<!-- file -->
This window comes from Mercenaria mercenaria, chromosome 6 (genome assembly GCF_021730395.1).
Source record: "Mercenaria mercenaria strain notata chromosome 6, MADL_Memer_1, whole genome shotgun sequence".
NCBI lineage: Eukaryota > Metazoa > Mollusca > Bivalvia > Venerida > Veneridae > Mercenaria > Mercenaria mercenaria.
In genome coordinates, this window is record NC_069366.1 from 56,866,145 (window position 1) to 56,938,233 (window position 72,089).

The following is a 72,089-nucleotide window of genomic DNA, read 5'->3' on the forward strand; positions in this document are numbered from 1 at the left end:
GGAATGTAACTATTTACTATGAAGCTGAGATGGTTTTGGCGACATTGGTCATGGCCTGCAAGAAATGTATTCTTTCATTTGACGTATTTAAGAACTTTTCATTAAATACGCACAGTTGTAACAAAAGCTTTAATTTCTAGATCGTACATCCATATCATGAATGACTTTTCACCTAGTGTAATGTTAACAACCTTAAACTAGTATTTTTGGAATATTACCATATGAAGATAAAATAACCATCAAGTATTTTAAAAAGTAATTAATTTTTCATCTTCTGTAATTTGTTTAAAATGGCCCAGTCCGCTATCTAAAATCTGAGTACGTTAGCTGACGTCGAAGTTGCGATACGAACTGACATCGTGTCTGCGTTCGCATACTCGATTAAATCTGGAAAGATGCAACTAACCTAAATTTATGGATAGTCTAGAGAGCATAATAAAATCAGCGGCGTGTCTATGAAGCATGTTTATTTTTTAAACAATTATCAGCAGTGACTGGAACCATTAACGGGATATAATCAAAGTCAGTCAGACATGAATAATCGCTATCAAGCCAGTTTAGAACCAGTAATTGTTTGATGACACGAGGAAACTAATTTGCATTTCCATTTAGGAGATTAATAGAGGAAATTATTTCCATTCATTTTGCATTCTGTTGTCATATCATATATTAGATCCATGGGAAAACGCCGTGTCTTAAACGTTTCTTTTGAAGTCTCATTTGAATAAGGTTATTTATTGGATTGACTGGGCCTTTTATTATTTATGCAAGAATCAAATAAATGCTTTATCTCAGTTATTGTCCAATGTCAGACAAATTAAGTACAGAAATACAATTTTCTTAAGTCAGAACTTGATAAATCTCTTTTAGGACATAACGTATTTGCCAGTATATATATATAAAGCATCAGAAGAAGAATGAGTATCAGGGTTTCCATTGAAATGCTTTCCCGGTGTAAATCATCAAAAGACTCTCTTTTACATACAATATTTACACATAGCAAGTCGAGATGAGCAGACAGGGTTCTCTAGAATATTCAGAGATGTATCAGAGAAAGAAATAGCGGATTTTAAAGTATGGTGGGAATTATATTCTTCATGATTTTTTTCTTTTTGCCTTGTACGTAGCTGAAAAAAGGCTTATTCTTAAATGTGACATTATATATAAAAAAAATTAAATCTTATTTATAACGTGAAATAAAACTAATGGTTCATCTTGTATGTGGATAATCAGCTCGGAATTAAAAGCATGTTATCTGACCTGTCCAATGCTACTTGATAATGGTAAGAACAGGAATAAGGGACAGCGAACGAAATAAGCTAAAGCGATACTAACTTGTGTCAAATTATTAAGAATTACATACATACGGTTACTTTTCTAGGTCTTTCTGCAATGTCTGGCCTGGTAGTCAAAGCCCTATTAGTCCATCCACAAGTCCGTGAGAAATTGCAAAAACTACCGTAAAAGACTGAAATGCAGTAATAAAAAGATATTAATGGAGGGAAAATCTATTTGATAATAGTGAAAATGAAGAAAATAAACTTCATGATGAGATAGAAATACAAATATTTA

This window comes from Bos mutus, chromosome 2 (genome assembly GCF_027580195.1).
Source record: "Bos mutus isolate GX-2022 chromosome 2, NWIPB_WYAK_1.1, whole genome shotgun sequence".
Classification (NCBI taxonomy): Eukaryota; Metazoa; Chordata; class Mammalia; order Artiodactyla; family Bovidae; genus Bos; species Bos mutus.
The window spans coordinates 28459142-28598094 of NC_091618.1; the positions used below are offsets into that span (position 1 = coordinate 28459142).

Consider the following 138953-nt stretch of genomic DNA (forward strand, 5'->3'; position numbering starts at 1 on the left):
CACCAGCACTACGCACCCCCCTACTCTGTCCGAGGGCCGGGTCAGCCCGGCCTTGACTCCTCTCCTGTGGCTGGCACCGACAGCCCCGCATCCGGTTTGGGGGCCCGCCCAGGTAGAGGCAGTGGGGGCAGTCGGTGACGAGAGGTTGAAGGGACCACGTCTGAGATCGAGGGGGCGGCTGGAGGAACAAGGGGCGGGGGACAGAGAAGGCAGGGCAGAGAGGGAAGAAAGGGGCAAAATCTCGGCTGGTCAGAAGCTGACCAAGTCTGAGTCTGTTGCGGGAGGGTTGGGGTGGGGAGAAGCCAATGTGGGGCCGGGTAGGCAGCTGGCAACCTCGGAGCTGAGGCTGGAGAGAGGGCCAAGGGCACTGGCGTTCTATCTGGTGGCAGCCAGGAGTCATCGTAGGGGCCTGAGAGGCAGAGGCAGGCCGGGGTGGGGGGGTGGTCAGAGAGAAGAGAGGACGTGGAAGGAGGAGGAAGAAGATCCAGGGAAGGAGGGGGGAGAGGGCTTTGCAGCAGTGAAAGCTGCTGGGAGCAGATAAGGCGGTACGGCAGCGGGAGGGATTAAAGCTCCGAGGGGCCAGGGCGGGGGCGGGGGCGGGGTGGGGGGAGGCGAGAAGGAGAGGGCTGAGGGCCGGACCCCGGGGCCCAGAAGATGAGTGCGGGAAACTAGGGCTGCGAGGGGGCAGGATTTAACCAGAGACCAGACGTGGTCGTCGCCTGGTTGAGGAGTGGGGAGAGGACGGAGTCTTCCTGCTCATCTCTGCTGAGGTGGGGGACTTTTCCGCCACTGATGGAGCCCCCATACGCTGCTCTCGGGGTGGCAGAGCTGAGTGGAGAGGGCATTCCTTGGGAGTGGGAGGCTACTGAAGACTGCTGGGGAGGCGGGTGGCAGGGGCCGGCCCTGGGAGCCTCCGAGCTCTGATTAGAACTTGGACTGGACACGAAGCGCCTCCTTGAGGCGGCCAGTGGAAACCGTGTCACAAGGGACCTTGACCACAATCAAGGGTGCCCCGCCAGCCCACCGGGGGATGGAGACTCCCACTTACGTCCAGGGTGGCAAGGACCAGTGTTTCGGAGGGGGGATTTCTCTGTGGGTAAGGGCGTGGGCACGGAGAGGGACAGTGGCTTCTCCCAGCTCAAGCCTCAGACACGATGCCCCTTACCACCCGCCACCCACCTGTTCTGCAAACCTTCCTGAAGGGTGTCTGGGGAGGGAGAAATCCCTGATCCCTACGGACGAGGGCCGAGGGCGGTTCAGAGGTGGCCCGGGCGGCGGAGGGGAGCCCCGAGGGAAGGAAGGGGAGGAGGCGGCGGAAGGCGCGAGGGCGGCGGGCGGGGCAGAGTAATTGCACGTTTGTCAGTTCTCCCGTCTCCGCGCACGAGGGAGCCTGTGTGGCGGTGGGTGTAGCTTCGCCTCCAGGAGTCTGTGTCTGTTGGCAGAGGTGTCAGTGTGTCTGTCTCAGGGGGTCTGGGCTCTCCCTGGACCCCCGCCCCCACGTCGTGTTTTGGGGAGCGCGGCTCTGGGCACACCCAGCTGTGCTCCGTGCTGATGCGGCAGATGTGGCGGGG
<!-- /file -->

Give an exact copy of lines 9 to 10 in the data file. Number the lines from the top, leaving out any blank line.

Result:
Classification (NCBI taxonomy): Eukaryota; Metazoa; Chordata; class Mammalia; order Artiodactyla; family Bovidae; genus Bos; species Bos mutus.
The window spans coordinates 28459142-28598094 of NC_091618.1; the positions used below are offsets into that span (position 1 = coordinate 28459142).